Look up Deedy in Websters Dictionary and you will see the following definition - \Deed"y\, a. Industrious; active. [R.] --Cowper. But to me Deedy is simply my last name and not a very common one at that. My Father always said "find yourself in a strange city? Open a phone book, find a Deedy and give them a call - chances are they are a relative." So, for all the Deedy's out there hello and welcome.

Mrs. Waterfield would like her rug returned

I have been checking books out of my local library branch to find additional family stories. After posting His Home Wiped Out; 'We Start Again', the newspaper article featuring an interview of my late Uncle Jack Deedy's tornado experience, I though I might find more references in the book Tornado! 84 Minutes, 94 Lives. While I did not find another mention of Jack's story, I did find the photo of a young JFK touring the street of Jack's home in Shrewsbury (I believe one of the homes behind JFK is the remains of Jack Deedy's destroyed home). I was surprised to find a small reference to my Father in the book, as well as the following story about the Deedy's and Mrs. Waterfield's living room rug.

Tornado! 84 minutes, 94 lives
pgs. 256-257

The collection of sheet music accumulated by Ethel Waterfield during her years of professional piano had been literally scattered to the winds, as had the evening gowns which she wore during her performances. She had carefully sewn name labels in each of these garments; as a result she was contacted by several individuals who lived along the downwind track of the tornado, from as far east as Westboro, that they had found shredded scraps of some of these once-elegant gowns.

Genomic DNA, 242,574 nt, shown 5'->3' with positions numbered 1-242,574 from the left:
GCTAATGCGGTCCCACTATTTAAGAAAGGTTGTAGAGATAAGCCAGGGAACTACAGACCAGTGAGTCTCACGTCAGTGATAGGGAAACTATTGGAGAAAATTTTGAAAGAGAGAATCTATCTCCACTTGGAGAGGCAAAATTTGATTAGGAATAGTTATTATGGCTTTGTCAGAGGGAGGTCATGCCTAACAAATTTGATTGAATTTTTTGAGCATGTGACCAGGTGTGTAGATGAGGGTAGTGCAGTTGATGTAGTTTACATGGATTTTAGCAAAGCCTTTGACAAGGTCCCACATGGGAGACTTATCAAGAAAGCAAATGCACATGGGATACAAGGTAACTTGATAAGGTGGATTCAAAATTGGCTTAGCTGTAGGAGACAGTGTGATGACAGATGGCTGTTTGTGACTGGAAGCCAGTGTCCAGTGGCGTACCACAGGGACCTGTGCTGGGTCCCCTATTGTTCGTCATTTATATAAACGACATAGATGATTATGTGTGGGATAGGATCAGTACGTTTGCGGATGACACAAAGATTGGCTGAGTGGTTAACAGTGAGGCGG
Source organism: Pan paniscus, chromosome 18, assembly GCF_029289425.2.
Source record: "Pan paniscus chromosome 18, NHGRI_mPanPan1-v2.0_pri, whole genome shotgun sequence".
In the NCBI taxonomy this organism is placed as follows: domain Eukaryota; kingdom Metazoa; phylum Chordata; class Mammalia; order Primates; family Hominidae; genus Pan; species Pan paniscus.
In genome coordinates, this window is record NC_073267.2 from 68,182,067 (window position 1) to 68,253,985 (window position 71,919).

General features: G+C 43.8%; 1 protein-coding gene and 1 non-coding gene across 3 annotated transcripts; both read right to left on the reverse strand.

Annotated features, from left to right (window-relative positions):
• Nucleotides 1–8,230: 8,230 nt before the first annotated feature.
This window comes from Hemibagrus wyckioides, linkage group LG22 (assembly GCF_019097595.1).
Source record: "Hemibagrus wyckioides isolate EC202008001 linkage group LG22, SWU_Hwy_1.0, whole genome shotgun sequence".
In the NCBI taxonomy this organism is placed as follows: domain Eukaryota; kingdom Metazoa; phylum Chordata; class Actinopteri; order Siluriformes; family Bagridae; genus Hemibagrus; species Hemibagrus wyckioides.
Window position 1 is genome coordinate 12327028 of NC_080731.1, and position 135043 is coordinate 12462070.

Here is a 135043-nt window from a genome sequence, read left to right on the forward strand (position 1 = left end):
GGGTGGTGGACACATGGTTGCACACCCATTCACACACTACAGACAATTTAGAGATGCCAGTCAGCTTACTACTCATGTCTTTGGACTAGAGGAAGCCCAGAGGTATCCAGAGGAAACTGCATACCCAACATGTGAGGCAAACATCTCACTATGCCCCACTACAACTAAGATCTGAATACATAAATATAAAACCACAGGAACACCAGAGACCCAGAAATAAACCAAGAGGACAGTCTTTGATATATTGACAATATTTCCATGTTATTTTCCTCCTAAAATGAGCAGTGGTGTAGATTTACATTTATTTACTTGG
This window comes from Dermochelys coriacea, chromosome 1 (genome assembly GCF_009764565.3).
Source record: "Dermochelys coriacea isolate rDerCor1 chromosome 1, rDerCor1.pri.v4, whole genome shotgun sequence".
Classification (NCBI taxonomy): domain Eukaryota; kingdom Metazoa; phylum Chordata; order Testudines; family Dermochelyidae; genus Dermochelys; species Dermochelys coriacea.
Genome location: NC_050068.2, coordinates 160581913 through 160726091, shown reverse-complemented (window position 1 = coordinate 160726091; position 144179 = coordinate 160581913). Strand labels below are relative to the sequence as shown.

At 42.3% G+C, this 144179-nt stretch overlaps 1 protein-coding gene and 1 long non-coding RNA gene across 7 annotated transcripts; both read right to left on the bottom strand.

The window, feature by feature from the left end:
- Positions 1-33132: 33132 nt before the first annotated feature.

Her pride and joy, the upright piano upon which she had practiced was sent to a company specializing in the restoration and rehabilitation of damaged pianos. Upon close inspection, it was determined that the sounding board was irreparably cracked. The instrument ended its life at Steinert's Music Store in Worcester serving as a source of parts needed in the repair of other, less severely damaged instruments.

When the initial trauma caused by the destruction of their home had subsided to the point where the Waterfields could attempt an organized inventory of lost possessions, they discovered that their new living room carpet had vanished without leaving the smallest remnant behind. After the passage of several days, they learned that it had blown into the Deedy home which was on the far side of Talbot's store from their own house.

Since the Deedy's knew nothing of whence the rug had come, accompanied by numerous other objects from demolished homes upwind, and since the carpet was little the worse for its airborne journey, the Deedys gave it to the local Salvation Army Thrift Store. Upon inquiry, the Waterfields were told by the Salvation Army that it had been sold for a nominal price or simply given away to a needy family.

At this point, the Waterfields resigned themselves to the loss of the carpet. A few days later, however, they received a phone call from the Salvation Army telling them the carpet had been returned for some reason by its new owners. Very shortly thereafter, the Waterfields at last reclaimed it, storing it until their home could be rebuilt.

- Tornado! 84 Minutes, 94 Lives


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